Ryan O'Connor: Honestly, it's hard to tell. It seems like most kids are always into whatever is cool at the moment no matter what time period. I mean you see kids who wear girl's jeans and eyeliner and only listen to Atreyu or something, and then the next week the same kids will be wearing cut off camo shirts and listening to Righteous Jams. Or vice versa. I think it's easy for kids to latch onto whatever is trendy and popular around them, which sucks, but it happens. From Outbreak's standpoint, it's funny cause you can witness this first hand. I think anyone else in a touring band can say the same thing too. John Doe will jock your band one week and then a couple months later will be the same shithead telling every one on a messageboard how much your band sucks.

Scene Point Blank: Playing the aforementioned style of music, its comes off hard and fast which is fueled by generally pissed off lyrical content; is this anger shared by all of the band or you specifically? Also now you must have 35-40 songs in your catalog dealing with the subject matter, is it hard to stay so fucking angry? If not, what makes you mad on a day-to-day basis?

Ryan O'Connor: I can't speak for the rest of my band, but I write the lyrics so all of our records are about my emotions and experiences. Funny you mention that, cause I think about us having around 40 songs now and it's like "How did I get inspired to write that many songs?" I guess it is just part of growing up. There was/is lots of things going on around me: personal experiences, relationships, emotions, etc. I never really intended on any of the Outbreak records to sound so pissed off but that's what most of the reviews say. I guess that says a lot about what's going on in my mind when I write songs haha. I don't try and act angry and I'm definitely not "mad on a day-to-day basis." But I have been told I have a short fuse and sometimes things really piss me off. When I get to that point, I just write songs. That's what inspires me to write about 90% of the time...any other scenario may affect me, but it doesn't make me want to pick up a pen and go to work.

Scene Point Blank: Lyrically it seems that more of the focus on this album is downtrodden. As if you have been through some serious shit between the new album and You Make Us Sick. Are there any specific or recurring incidents that inspired these types of lyrics?

Ryan O'Connor: Yeah a whole bunch of them. But I think the main thing to take under consideration is that a lot of the lyrics on our EP's were written when I was still in high school. So there is a huge space in my life between the lyrics to Failure and the EP's. I'm still young, but I'm not the same person I was back in high school and I think that shines through on the lyrics. At least it should. Maybe I am the same person, I dunno. But right now and over the last few years I haven't been in an environment that constantly irritated me, like high school. I hated high school man, and most of the people there. I definitely wrote lyrics for the EP's sitting in math class.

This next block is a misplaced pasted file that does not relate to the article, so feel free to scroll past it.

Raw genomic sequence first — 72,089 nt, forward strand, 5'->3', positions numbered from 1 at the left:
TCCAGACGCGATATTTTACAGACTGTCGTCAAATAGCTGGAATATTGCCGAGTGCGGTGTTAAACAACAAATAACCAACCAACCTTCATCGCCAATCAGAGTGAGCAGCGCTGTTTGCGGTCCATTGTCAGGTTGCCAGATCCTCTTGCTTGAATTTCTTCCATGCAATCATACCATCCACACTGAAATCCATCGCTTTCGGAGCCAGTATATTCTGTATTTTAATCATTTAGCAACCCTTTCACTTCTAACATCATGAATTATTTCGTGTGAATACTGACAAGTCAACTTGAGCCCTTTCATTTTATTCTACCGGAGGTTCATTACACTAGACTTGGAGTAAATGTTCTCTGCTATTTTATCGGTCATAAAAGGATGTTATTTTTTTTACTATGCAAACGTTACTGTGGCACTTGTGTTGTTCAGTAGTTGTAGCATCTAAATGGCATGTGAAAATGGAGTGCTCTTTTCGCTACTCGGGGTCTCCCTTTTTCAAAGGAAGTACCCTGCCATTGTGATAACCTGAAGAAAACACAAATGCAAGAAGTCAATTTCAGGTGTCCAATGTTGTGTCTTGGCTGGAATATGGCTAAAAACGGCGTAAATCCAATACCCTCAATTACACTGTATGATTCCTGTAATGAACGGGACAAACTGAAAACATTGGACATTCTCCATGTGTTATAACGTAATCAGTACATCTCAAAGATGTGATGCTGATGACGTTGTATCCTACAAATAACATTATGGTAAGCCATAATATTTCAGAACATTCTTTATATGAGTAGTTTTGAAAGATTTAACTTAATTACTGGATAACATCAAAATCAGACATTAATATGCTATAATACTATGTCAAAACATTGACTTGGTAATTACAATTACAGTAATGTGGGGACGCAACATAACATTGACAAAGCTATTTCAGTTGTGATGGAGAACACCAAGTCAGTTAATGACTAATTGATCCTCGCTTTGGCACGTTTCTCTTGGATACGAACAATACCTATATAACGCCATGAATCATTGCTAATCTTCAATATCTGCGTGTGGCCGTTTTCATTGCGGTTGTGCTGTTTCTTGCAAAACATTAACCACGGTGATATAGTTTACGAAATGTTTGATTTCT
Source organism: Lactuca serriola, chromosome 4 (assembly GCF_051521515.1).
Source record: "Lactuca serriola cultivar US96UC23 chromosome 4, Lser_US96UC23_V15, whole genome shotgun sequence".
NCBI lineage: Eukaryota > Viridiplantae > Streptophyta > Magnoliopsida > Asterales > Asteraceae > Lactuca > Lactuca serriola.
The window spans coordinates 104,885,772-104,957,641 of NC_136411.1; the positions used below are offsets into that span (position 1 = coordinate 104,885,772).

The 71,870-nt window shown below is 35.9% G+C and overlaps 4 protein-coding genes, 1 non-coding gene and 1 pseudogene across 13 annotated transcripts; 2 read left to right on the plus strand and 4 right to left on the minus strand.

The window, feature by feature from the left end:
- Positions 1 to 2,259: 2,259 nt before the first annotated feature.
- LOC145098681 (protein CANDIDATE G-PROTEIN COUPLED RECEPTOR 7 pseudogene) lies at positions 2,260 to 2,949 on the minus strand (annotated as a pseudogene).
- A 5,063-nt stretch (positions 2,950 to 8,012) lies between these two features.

Scene Point Blank: Musically, this album sounds more produced? (Less of a raw, unpolished sound) Was this a conscious choice by the band or was that simply how it came out when changing producers?

Ryan O'Connor: I've heard people say the same thing about You Make Us Sick; "It's too polished. Why doesn't this sound like your first 7"?" The answer is simple. We knew how to make a record when we recorded Failure. We did not know a thing about being in the studio when we recorded Eaten Alive and that's why it sounds "unpolished", or like shit if you ask me. Eaten Alive was recorded at a pretty nice studio, so generally it should sound the same as our other records, but I think the musicianship was just so bad that it creates the illusion that the recording is "unpolished." So to continue to make records that sound like Eaten Alive we would have to play our instruments like we had just picked them up the day before (not too far off from what happened with Eaten Alive actually). Failure came out exactly how we wanted it. Our musicianship shines through, we're way tighter and I think THAT makes for a cleaner sounding record. This isn't 1982, we don't want a record that sounds like it was recorded on a boom box like a Minor Threat 7", sorry people. I think it's still raw and still punk, we just improved a little bit in the musicianship department.

Scene Point Blank: Lyrically and musically, Outbreak seems to be pretty straightforward and while there is definite improvement in the songwriting, it's roughly the same style. Do you think you guys have created a glass ceiling for yourselves as far as songwriting? Or do you just play the style that you love and comes out of you?

Ryan O'Connor: We'll just continue to do what we've always done and that is write songs that we like. If kids can get into it, that is awesome. But we're not writing songs to try and please anyone.

Interview conducted by Scottie.

Graphics and layout by Matt.


Words by Scottie on Oct. 16, 2010, 11:05 a.m.

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Posted by Scottie on Oct. 16, 2010, 11:05 a.m.